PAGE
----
Corn planting nears the finish line and farmers are not far behind in soybean planting.
The June 5 USDA Crop Progress shows farmers have planted 96% of the corn acres, down a mere 1% from the four year average of 97%.
All but one state (Pennsylvania at 82%) has planted more than 90% of their acres. Indiana, Michigan, Ohio and Wisconsin came in at 91% -- lagging behind the majority of states in the 95-99% completion range.
As of June 4, 86% of the corn planted across these 18 states has emerged. That’s down 1% from the four year average.
There are four states behind their average – Wisconsin only has 68% emerged (down from the four year average of 75%); Indiana, only 74% emerged (compared to 87% average); Michigan is only 66% emerged (down from 80% average); and Kansas is 10% behind at 76% emerged.
Most remaining states report 90% or more of the corn has emerged.
Corn condition has improved a percent or two over last week’s rating. Current report shows 58% of the crop in good condition and 10% is rated excellent. Last week was 57% good and 8% excellent.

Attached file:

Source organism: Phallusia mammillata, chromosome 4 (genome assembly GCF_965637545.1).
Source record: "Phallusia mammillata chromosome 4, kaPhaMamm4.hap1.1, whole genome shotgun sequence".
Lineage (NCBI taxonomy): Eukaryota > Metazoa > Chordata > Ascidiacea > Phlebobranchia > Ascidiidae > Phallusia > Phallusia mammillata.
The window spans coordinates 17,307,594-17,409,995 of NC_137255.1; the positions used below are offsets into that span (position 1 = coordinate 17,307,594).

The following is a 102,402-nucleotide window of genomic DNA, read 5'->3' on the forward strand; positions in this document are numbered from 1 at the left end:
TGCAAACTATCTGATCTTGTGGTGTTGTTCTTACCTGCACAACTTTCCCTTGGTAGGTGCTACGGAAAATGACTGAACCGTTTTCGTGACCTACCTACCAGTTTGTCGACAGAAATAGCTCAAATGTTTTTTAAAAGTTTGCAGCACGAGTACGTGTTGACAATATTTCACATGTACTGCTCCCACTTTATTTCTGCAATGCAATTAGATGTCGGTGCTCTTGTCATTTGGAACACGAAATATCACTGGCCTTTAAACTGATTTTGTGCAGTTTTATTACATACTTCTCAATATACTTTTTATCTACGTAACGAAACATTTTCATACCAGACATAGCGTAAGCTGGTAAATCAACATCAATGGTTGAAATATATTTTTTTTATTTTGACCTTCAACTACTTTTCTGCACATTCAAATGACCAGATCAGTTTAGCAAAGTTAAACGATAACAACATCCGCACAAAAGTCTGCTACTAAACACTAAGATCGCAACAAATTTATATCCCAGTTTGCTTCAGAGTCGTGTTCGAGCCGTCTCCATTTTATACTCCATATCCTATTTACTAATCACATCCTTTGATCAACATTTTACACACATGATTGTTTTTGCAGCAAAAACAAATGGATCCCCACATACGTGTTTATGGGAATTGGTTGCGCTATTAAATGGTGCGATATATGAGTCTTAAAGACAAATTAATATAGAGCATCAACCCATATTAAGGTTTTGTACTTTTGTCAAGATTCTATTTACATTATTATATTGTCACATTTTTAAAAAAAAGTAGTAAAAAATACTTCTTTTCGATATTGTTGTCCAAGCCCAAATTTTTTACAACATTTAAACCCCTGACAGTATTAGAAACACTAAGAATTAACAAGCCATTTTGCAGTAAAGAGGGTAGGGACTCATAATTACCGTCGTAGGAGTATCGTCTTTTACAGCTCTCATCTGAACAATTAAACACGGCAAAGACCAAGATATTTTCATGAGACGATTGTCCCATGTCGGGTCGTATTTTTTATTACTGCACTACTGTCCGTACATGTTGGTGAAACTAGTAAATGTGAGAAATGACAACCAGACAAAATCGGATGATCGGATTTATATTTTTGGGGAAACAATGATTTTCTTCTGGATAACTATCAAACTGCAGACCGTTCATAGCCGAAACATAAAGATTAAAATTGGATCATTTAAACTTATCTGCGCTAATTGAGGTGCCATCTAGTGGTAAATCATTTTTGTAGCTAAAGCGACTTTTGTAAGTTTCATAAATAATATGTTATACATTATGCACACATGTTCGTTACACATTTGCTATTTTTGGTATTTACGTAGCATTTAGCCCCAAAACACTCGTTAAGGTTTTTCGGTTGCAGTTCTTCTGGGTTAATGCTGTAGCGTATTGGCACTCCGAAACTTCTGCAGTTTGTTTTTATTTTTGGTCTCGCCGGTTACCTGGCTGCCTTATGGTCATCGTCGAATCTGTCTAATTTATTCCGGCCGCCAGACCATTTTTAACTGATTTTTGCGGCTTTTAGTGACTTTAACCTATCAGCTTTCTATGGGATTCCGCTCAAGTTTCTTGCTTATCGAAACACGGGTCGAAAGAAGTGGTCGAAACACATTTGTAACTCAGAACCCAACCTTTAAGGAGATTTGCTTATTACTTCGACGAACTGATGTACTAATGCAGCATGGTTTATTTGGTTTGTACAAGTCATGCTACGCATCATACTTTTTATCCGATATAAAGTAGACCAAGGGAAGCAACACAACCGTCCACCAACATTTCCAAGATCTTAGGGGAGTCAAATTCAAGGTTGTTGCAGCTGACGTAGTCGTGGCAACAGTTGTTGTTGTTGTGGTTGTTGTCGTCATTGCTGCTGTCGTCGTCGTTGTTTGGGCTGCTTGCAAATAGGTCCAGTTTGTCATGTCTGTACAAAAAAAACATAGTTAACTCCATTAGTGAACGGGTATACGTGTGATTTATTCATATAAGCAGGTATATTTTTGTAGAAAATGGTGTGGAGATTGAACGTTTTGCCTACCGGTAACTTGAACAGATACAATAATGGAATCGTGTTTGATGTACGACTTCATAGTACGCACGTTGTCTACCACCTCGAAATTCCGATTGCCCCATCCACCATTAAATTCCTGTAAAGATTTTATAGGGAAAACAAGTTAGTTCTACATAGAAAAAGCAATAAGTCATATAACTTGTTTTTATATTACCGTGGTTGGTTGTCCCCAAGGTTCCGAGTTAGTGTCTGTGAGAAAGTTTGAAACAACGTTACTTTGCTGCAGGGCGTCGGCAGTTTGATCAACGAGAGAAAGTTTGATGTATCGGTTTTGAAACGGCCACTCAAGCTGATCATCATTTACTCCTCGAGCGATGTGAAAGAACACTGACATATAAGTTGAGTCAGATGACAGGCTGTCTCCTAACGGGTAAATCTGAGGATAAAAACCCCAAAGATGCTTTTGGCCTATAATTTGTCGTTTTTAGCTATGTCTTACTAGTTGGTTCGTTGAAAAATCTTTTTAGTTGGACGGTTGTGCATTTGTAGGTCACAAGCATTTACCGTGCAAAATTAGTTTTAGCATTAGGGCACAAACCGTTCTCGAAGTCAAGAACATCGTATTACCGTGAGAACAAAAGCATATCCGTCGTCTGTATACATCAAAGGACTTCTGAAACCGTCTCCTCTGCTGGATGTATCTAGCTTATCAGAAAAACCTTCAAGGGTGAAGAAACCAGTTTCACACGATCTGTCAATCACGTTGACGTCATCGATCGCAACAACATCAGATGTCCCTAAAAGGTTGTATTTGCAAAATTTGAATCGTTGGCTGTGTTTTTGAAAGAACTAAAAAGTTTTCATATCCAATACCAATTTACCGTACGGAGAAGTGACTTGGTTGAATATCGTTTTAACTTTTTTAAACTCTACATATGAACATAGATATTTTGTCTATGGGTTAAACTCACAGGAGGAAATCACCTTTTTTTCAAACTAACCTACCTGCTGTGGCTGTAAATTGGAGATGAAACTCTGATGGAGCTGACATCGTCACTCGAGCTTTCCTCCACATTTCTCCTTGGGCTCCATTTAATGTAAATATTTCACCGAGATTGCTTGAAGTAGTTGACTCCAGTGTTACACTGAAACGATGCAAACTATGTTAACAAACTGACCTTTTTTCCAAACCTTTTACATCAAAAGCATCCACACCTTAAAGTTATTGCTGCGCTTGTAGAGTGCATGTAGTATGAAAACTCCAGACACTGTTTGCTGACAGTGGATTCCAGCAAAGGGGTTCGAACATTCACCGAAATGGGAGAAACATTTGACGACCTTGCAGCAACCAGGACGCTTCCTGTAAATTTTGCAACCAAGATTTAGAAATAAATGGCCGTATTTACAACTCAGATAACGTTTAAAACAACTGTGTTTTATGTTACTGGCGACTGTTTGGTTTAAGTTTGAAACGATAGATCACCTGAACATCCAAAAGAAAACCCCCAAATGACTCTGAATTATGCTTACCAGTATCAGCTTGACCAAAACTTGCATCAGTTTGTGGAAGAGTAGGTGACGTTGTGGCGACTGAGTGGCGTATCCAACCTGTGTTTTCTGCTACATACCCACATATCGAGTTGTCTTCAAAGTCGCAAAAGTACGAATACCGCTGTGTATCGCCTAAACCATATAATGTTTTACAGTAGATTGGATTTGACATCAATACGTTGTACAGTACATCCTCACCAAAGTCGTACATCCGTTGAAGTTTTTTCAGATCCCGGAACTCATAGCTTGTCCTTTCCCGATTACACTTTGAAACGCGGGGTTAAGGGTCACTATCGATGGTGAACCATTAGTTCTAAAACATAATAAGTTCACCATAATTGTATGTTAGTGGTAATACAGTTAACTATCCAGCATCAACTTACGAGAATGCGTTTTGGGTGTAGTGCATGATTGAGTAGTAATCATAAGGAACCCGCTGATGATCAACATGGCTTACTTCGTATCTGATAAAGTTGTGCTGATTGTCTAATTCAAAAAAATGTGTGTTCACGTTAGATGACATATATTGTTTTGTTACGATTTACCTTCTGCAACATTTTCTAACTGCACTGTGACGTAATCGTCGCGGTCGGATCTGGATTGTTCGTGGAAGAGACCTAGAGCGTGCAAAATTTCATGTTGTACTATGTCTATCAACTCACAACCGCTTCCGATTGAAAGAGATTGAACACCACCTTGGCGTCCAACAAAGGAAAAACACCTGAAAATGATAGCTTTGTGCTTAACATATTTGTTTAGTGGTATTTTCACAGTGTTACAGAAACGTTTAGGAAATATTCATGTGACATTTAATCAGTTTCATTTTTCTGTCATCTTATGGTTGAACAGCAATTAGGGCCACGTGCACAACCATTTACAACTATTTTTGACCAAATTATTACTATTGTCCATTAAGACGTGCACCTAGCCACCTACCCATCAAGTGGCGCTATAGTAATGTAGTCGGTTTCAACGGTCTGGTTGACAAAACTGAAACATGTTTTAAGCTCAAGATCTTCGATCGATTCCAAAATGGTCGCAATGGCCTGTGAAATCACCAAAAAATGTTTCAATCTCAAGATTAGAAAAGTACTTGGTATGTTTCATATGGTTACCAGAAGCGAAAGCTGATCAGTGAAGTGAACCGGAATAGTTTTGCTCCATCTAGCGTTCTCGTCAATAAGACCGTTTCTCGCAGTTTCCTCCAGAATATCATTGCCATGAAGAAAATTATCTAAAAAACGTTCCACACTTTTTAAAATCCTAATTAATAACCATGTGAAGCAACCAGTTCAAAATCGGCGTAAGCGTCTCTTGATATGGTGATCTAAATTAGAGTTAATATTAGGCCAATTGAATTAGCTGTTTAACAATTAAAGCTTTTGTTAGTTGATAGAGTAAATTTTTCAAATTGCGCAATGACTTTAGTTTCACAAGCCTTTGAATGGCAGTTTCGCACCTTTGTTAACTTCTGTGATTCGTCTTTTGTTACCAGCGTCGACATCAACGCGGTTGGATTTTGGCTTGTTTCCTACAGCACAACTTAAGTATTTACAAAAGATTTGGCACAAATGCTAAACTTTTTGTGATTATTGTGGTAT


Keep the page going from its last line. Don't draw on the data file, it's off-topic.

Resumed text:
Last year at this time, 61% of the corn planted was in good condition and 14% was in excellent condition.
Three states struggling with corn condition are Illinois, Indiana and Ohio. Illinois farmers report 50% in good condition and 9% excellent. In Indiana, 41% of the corn emerging is good and 5% excellent. And in Ohio, 41% is good and 8% excellent.
Soybean planting moves along, now reporting 83% of the acres planted. That’s up 4% from the four year average of 79%.
Out of these 18 states, six are behind the average.
In the Midwest, Wisconsin and Missouri are struggling. They have less than 75% planted. Wisconsin has 73% planted and Missouri only 71% is in the ground. In Kansas, farmers report 59% of the fields are finished, but they are 2% ahead of the average.
Meanwhile, other states falling behind the national average include North Carolina with 57%, Kentucky with 60% and Tennessee with 62% complete.
This week’s report shows that 58% of the soybeans have emerged, just 1% off the four-year average of 59%.
Wisconsin is one state that is struggling, with only 34% emergence, down 19% from the four-year average of 53%. Indiana is 17% behind their four-year average, reporting only 47% of soybeans emerged.
Other states that are behind the average include Kansas with 39%; Kentucky with 38%; Michigan with 46%; Missouri with 51%; North Carolina with 42% and Tennessee with 45%.